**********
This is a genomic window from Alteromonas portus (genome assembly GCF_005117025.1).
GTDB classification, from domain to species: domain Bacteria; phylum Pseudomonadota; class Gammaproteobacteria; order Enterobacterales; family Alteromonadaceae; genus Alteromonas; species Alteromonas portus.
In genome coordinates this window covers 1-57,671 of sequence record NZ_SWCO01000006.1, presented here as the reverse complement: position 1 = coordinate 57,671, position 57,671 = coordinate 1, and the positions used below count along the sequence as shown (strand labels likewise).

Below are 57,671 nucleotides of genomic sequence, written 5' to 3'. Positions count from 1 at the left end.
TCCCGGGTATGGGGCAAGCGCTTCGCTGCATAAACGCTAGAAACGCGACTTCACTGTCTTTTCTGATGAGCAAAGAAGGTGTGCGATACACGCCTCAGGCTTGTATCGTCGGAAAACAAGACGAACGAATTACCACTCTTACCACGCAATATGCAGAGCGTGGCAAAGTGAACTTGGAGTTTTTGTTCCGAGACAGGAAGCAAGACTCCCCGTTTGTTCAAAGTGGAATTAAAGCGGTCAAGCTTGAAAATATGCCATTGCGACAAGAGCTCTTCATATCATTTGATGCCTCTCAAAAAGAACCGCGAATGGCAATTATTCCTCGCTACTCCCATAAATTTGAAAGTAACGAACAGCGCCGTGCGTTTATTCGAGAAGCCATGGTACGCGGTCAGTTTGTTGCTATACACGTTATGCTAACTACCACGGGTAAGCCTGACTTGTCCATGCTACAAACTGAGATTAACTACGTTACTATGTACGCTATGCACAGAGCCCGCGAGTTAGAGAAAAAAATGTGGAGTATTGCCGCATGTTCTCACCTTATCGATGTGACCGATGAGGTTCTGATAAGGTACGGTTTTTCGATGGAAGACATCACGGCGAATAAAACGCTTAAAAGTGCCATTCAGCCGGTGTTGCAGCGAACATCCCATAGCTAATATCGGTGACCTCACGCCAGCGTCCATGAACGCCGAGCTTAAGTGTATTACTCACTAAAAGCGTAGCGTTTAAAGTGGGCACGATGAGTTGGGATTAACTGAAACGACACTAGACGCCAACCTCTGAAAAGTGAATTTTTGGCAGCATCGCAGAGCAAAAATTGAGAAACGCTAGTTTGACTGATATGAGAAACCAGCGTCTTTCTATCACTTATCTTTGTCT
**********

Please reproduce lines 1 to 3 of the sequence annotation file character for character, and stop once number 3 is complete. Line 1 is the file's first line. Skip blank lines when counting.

This is a genomic window from Alteromonas portus (genome assembly GCF_005117025.1).
GTDB classification, from domain to species: domain Bacteria; phylum Pseudomonadota; class Gammaproteobacteria; order Enterobacterales; family Alteromonadaceae; genus Alteromonas; species Alteromonas portus.
In genome coordinates this window covers 1-57,671 of sequence record NZ_SWCO01000006.1, presented here as the reverse complement: position 1 = coordinate 57,671, position 57,671 = coordinate 1, and the positions used below count along the sequence as shown (strand labels likewise).